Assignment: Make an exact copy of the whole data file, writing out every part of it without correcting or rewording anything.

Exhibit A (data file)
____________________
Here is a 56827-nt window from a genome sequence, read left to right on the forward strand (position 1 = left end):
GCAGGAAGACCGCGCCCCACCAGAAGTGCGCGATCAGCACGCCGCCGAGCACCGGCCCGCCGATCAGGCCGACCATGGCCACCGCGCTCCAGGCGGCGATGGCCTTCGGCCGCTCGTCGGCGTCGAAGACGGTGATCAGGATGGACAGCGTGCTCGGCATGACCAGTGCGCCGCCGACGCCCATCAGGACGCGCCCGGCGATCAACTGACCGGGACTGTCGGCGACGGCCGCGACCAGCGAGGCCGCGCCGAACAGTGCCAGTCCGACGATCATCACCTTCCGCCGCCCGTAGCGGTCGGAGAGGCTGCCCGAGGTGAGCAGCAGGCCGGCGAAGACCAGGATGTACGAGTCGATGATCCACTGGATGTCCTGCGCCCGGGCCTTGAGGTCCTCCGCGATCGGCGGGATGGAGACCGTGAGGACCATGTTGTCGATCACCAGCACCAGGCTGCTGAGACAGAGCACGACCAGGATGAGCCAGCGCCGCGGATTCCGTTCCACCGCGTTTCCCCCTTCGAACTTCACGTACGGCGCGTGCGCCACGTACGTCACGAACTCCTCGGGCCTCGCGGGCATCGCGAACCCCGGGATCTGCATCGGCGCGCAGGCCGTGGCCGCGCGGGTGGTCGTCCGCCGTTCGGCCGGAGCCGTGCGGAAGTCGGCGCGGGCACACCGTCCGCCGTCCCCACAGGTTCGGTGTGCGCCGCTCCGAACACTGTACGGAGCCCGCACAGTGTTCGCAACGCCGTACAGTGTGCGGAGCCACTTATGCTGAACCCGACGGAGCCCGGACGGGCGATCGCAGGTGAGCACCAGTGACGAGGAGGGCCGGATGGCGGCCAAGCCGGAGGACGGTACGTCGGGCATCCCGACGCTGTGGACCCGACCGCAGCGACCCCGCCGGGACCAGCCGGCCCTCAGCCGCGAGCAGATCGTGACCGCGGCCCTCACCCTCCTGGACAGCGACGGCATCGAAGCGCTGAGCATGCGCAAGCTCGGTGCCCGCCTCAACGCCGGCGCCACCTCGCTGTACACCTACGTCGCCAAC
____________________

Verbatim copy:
Here is a 56827-nt window from a genome sequence, read left to right on the forward strand (position 1 = left end):
GCAGGAAGACCGCGCCCCACCAGAAGTGCGCGATCAGCACGCCGCCGAGCACCGGCCCGCCGATCAGGCCGACCATGGCCACCGCGCTCCAGGCGGCGATGGCCTTCGGCCGCTCGTCGGCGTCGAAGACGGTGATCAGGATGGACAGCGTGCTCGGCATGACCAGTGCGCCGCCGACGCCCATCAGGACGCGCCCGGCGATCAACTGACCGGGACTGTCGGCGACGGCCGCGACCAGCGAGGCCGCGCCGAACAGTGCCAGTCCGACGATCATCACCTTCCGCCGCCCGTAGCGGTCGGAGAGGCTGCCCGAGGTGAGCAGCAGGCCGGCGAAGACCAGGATGTACGAGTCGATGATCCACTGGATGTCCTGCGCCCGGGCCTTGAGGTCCTCCGCGATCGGCGGGATGGAGACCGTGAGGACCATGTTGTCGATCACCAGCACCAGGCTGCTGAGACAGAGCACGACCAGGATGAGCCAGCGCCGCGGATTCCGTTCCACCGCGTTTCCCCCTTCGAACTTCACGTACGGCGCGTGCGCCACGTACGTCACGAACTCCTCGGGCCTCGCGGGCATCGCGAACCCCGGGATCTGCATCGGCGCGCAGGCCGTGGCCGCGCGGGTGGTCGTCCGCCGTTCGGCCGGAGCCGTGCGGAAGTCGGCGCGGGCACACCGTCCGCCGTCCCCACAGGTTCGGTGTGCGCCGCTCCGAACACTGTACGGAGCCCGCACAGTGTTCGCAACGCCGTACAGTGTGCGGAGCCACTTATGCTGAACCCGACGGAGCCCGGACGGGCGATCGCAGGTGAGCACCAGTGACGAGGAGGGCCGGATGGCGGCCAAGCCGGAGGACGGTACGTCGGGCATCCCGACGCTGTGGACCCGACCGCAGCGACCCCGCCGGGACCAGCCGGCCCTCAGCCGCGAGCAGATCGTGACCGCGGCCCTCACCCTCCTGGACAGCGACGGCATCGAAGCGCTGAGCATGCGCAAGCTCGGTGCCCGCCTCAACGCCGGCGCCACCTCGCTGTACACCTACGTCGCCAAC